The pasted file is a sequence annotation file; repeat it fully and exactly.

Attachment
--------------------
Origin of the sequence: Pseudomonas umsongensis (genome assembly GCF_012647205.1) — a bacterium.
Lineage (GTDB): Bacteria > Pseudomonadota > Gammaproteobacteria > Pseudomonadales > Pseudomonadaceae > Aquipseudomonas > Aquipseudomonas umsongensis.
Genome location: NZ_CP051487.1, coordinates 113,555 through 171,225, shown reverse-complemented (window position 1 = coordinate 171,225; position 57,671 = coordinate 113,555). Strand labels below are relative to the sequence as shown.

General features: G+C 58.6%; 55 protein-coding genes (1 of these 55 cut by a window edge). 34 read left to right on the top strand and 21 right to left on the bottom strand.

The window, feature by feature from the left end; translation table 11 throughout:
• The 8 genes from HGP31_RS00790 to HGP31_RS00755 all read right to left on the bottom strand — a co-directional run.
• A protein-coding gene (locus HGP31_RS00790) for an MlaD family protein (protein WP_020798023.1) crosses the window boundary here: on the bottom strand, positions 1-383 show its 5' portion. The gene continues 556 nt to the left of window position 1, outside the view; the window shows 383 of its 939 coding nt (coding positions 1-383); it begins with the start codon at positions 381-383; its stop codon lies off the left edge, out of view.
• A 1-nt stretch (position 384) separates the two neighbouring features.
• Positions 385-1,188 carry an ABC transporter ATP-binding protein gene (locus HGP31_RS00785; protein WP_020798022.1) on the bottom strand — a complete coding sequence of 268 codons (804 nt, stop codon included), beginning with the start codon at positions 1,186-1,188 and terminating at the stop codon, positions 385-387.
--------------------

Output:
Origin of the sequence: Pseudomonas umsongensis (genome assembly GCF_012647205.1) — a bacterium.
Lineage (GTDB): Bacteria > Pseudomonadota > Gammaproteobacteria > Pseudomonadales > Pseudomonadaceae > Aquipseudomonas > Aquipseudomonas umsongensis.
Genome location: NZ_CP051487.1, coordinates 113,555 through 171,225, shown reverse-complemented (window position 1 = coordinate 171,225; position 57,671 = coordinate 113,555). Strand labels below are relative to the sequence as shown.

General features: G+C 58.6%; 55 protein-coding genes (1 of these 55 cut by a window edge). 34 read left to right on the top strand and 21 right to left on the bottom strand.

The window, feature by feature from the left end; translation table 11 throughout:
• The 8 genes from HGP31_RS00790 to HGP31_RS00755 all read right to left on the bottom strand — a co-directional run.
• A protein-coding gene (locus HGP31_RS00790) for an MlaD family protein (protein WP_020798023.1) crosses the window boundary here: on the bottom strand, positions 1-383 show its 5' portion. The gene continues 556 nt to the left of window position 1, outside the view; the window shows 383 of its 939 coding nt (coding positions 1-383); it begins with the start codon at positions 381-383; its stop codon lies off the left edge, out of view.
• A 1-nt stretch (position 384) separates the two neighbouring features.
• Positions 385-1,188 carry an ABC transporter ATP-binding protein gene (locus HGP31_RS00785; protein WP_020798022.1) on the bottom strand — a complete coding sequence of 268 codons (804 nt, stop codon included), beginning with the start codon at positions 1,186-1,188 and terminating at the stop codon, positions 385-387.